New Roles for Microbes in the Mercury/Methyl Mercury Cycle


Mercury is a global pollutant released into the atmosphere during coal burning and into freshwater systems froma agricultural runoff and industrial discharge. Once in freshwater systems, microorganisms, known as d-proteobacteria, create methylmercury (MeHg), a highly toxic form of mercury that accumulates in biological systems. High concentrations of MeHg are detected in biota in the East Fork Poplar Creek in Oak Ridge, Tennessee, even though mercury producing weapons production activities at the Y-12 National Security complex were discontinued many years ago. Oak Ridge National Laboratory scientists recently characterized the impacts of mercury and uranium contamination on the diversity and structure of bacterial populations from the East Fork Poplar Creek and other nearby streams. The team sampled 6 different streams at select times over a year and demonstrated that specific microbial groupings (Verrucomicrobia and e-proteobacteria groupings) were most closely correlated with high MeHg levels, even though no bacteria in these groupings are known to have any role in MeHg generation. This is the first study to indicate an influence of MeHg on an existing microbial community, and suggests that bacteria within the Verrucomicrobia and the e-proteobacteria groupings have an important, but yet to be determined role in the overall Hg/MeHg cycle.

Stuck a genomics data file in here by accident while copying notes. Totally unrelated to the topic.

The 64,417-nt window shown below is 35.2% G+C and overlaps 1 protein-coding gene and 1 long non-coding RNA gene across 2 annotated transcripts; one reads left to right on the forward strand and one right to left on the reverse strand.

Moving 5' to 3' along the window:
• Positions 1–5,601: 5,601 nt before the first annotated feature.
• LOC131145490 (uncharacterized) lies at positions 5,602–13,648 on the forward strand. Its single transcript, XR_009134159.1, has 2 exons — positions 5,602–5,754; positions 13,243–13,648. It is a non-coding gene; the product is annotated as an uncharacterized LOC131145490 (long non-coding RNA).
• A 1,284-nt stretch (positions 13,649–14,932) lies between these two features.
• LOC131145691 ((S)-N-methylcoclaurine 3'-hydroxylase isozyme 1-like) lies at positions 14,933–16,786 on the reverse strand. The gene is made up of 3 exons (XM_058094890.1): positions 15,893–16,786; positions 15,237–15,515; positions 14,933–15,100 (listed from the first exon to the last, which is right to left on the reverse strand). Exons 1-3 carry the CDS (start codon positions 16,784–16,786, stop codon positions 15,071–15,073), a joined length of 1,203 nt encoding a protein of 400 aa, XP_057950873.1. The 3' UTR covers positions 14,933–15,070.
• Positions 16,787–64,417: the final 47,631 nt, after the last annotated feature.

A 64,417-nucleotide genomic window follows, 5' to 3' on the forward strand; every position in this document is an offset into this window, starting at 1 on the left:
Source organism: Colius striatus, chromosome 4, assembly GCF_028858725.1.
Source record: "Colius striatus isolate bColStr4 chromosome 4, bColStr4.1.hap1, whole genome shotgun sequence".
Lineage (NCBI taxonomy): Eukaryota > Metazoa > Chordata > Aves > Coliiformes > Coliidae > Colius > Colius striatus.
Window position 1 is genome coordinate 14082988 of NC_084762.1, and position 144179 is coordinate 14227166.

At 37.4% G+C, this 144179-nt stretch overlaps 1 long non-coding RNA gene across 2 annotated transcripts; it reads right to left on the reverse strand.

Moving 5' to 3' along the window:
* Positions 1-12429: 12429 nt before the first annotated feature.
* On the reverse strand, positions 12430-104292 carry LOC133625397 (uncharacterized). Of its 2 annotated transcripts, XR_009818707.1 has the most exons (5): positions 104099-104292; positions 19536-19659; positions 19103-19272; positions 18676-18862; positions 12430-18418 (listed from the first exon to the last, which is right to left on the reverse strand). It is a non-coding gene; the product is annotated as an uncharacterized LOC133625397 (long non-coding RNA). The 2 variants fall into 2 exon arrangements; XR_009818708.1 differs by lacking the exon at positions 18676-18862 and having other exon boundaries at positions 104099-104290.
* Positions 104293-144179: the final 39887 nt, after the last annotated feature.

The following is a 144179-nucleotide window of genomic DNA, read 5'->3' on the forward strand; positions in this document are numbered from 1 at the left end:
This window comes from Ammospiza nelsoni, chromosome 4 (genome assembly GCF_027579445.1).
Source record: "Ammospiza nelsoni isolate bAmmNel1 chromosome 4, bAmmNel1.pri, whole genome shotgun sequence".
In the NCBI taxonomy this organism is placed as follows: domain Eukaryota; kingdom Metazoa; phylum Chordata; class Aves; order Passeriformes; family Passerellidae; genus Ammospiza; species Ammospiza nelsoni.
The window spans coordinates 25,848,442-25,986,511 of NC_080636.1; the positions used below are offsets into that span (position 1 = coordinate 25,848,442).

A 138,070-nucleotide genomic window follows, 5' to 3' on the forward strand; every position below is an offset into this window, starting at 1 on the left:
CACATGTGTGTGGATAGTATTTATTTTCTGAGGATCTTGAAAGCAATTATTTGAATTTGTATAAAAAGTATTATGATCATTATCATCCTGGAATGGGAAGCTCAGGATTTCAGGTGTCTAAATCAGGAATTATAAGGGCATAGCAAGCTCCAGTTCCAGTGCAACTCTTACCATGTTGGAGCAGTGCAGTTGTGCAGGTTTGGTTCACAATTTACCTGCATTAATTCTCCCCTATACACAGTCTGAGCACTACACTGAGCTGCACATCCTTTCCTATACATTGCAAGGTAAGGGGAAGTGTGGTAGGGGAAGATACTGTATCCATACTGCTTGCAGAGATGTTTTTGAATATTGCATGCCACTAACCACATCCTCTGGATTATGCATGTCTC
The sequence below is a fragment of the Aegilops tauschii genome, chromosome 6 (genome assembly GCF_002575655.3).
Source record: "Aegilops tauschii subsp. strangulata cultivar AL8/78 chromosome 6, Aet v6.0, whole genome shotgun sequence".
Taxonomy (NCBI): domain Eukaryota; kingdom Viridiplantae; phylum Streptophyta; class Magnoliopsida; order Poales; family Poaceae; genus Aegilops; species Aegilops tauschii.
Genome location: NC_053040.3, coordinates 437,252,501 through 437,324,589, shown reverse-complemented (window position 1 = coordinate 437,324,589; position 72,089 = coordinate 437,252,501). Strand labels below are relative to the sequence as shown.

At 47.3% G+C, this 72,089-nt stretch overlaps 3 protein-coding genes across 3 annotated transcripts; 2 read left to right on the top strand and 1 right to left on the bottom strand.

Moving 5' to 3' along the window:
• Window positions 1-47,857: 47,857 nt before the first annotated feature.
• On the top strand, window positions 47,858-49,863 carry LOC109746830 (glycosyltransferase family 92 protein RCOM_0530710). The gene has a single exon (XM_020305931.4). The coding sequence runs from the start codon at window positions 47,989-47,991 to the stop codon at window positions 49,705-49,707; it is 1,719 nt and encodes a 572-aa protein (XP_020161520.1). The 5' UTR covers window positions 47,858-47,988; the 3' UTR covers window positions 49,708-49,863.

Vishnivetskaya T. A., J.J. Mosher, A. V. Palumbo, Z. K. Yang, M. Podar, S. D. Brown, S.C. Brooks, B. Gu, G. R. Southworth, M. M. Drake, C. C. Brandt, and D. A. Elias. 2010. “Mercury and Other Heavy Metals Influence Bacterial Community Structure in Contaminated Tennessee Streams,” Applied and Environmental Microbiology, published online ahead of print on 5 November 2010, doi:10.1128/AEM.01715-10.